There is no constitution and no legal provision for the protection of religious freedom; there were limits on religious freedom.
There was no change in the status of respect for religious freedom during the period covered by this report.
There is strong societal pressure to respect Islamic traditions, especially in enclaves still influenced but not controlled by radical Islamists in the Lower Juba region.
The U.S. Government does not maintain an official presence in the country. The lack of diplomatic representation has limited the ability of the U.S. Government to take action to promote religious freedom. Section I. Religious Demography
The country has an area of 246,200 square miles, and its population is approximately 8.3 million; however, population figures are difficult to estimate due to the instability of the country. Citizens are overwhelmingly Sunni Muslim. There also is a small, extremely low-profile Christian community, in addition to small numbers of followers of other religions. The number of adherents to strains of conservative Islam is growing. The number of Islamic schools funded by religiously conservative sources continued to grow. Section II. Status of Religious Freedom Legal/Policy Framework
There is no constitution and no legal provision for the protection of religious freedom. There were limits on religious freedom imposed by self-appointed officials and authorities and through societal attitude.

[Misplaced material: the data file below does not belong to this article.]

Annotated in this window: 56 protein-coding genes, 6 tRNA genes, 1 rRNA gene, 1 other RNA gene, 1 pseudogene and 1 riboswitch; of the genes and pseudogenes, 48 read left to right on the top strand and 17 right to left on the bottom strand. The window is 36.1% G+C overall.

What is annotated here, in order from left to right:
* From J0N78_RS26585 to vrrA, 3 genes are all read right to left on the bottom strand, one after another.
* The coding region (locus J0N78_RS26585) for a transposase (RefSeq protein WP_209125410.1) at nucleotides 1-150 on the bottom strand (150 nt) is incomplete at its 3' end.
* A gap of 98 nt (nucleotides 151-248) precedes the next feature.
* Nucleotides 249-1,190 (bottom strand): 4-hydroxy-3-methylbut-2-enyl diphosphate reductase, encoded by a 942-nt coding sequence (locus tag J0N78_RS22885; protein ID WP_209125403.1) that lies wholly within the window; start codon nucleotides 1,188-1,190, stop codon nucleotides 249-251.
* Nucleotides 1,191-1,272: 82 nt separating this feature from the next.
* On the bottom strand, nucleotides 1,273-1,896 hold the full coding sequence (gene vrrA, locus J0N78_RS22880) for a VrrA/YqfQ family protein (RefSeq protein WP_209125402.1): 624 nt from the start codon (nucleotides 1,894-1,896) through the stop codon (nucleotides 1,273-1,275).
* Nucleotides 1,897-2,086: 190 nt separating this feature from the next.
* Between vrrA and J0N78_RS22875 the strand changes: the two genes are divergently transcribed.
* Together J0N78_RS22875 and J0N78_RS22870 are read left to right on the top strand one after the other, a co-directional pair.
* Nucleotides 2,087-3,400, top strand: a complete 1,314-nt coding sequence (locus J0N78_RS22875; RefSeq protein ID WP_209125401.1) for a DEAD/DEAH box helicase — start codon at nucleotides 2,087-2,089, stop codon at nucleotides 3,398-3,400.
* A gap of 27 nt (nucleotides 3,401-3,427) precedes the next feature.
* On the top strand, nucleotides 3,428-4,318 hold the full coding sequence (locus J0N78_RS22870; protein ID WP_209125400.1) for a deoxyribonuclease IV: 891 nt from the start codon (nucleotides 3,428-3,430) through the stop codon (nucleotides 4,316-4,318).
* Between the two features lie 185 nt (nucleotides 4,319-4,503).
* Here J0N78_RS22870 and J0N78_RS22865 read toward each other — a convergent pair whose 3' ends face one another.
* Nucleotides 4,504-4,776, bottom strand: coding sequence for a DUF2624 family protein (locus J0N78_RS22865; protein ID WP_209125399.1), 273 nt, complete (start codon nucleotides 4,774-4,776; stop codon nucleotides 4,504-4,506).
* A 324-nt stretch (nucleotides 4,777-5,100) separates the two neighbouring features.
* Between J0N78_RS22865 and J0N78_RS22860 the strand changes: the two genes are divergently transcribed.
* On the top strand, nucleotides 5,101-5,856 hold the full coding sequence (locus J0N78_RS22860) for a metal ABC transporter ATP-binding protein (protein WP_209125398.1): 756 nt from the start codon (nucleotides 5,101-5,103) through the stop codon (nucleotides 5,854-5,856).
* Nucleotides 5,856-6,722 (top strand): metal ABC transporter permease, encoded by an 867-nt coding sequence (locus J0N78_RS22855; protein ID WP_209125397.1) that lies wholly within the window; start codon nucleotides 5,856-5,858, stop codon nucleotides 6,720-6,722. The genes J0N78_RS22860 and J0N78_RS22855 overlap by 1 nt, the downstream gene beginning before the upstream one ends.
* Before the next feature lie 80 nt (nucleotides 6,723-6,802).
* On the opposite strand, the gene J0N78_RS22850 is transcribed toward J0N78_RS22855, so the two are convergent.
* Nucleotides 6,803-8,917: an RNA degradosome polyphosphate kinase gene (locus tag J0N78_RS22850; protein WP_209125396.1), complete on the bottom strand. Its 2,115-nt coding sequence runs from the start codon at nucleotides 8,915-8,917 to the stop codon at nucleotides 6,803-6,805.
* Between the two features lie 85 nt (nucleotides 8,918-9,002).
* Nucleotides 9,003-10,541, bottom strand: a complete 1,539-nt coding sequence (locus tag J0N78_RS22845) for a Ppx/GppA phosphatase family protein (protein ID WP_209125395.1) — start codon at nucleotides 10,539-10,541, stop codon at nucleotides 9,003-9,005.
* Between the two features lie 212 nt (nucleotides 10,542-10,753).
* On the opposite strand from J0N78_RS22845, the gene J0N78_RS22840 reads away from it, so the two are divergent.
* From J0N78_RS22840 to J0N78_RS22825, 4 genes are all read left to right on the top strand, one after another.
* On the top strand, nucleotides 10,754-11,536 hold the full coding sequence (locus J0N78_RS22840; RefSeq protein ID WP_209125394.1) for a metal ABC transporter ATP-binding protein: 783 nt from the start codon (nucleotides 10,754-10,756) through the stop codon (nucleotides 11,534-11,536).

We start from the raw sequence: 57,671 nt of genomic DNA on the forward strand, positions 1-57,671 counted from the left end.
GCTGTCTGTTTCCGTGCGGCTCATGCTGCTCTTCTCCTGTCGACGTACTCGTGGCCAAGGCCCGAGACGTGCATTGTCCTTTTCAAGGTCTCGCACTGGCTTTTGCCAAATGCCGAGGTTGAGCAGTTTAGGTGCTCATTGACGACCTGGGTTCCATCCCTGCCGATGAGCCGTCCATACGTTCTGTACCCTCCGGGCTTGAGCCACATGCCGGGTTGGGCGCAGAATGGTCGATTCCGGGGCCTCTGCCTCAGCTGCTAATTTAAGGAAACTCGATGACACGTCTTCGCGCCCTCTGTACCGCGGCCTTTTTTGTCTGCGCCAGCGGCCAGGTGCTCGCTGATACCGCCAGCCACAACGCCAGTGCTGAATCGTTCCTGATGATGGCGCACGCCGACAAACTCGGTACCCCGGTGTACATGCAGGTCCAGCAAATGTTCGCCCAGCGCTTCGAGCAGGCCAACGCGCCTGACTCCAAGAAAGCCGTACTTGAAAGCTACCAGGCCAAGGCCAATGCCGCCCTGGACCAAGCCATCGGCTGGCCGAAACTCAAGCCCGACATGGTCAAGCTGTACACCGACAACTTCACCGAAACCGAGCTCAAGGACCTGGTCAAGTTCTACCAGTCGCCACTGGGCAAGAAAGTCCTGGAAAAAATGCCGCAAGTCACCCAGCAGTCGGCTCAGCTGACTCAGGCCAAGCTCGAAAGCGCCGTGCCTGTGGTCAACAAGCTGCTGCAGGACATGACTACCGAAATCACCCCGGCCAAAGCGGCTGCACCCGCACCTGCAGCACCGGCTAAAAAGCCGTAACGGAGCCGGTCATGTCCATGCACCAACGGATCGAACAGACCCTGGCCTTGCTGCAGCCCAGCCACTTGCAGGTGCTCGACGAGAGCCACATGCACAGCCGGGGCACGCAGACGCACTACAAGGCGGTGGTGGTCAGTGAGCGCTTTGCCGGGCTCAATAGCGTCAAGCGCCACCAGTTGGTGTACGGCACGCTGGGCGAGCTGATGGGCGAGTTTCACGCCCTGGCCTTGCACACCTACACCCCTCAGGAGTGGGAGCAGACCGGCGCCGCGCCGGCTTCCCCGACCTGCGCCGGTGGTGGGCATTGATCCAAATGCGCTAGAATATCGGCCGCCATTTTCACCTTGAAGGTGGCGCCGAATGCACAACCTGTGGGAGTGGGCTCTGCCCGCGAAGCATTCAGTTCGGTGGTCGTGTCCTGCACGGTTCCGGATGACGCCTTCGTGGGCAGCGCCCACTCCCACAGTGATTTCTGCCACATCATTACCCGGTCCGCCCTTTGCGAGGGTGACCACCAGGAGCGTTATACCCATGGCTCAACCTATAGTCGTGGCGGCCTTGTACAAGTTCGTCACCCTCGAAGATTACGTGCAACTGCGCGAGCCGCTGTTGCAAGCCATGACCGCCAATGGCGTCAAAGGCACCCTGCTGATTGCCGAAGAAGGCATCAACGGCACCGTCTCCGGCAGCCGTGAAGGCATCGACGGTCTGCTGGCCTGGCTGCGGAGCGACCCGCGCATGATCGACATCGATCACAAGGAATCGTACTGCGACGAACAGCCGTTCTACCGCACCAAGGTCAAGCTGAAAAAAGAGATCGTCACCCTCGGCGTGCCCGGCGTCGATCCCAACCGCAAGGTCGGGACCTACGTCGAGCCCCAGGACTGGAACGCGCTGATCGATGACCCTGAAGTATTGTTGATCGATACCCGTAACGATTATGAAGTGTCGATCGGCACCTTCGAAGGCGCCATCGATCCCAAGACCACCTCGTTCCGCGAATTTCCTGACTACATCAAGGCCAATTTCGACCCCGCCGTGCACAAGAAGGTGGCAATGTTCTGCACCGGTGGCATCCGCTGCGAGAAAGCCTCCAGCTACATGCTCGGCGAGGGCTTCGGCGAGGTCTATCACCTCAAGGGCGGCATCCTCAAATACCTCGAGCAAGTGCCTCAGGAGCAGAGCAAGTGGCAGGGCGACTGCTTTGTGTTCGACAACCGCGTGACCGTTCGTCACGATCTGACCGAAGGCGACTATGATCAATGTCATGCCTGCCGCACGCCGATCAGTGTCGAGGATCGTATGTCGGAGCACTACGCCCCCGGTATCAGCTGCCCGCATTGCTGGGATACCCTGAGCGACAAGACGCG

There is no central government. A Transitional Federal Government (TFG) was created in October 2004 following the Somalia National Reconciliation Conference in Mbagathi, Kenya; however, that government remained in exile in Kenya through the end of 2004. The TFG adopted a Transitional Federal Charter in 2004 but could not implement it while in exile. Members of the TFG returned to Somalia in June 2005, but deep divisions have split the transitional institutions over issues related to the Transitional Federal Charter, the seat of the TFG, and the nature of possible involvement in Somalia by neighboring countries.
The charter establishes Islam as the national religion. Several sheikhs have announced that the TFG must reflect a commitment to Islamic governance and morals. Some local administrations, including the self-declared "Republic of Somaliland" and the semi-autonomous region of Puntland, have made Islam the official religion in their regions; however, regional authorities generally do not espouse rhetoric against non-Muslims.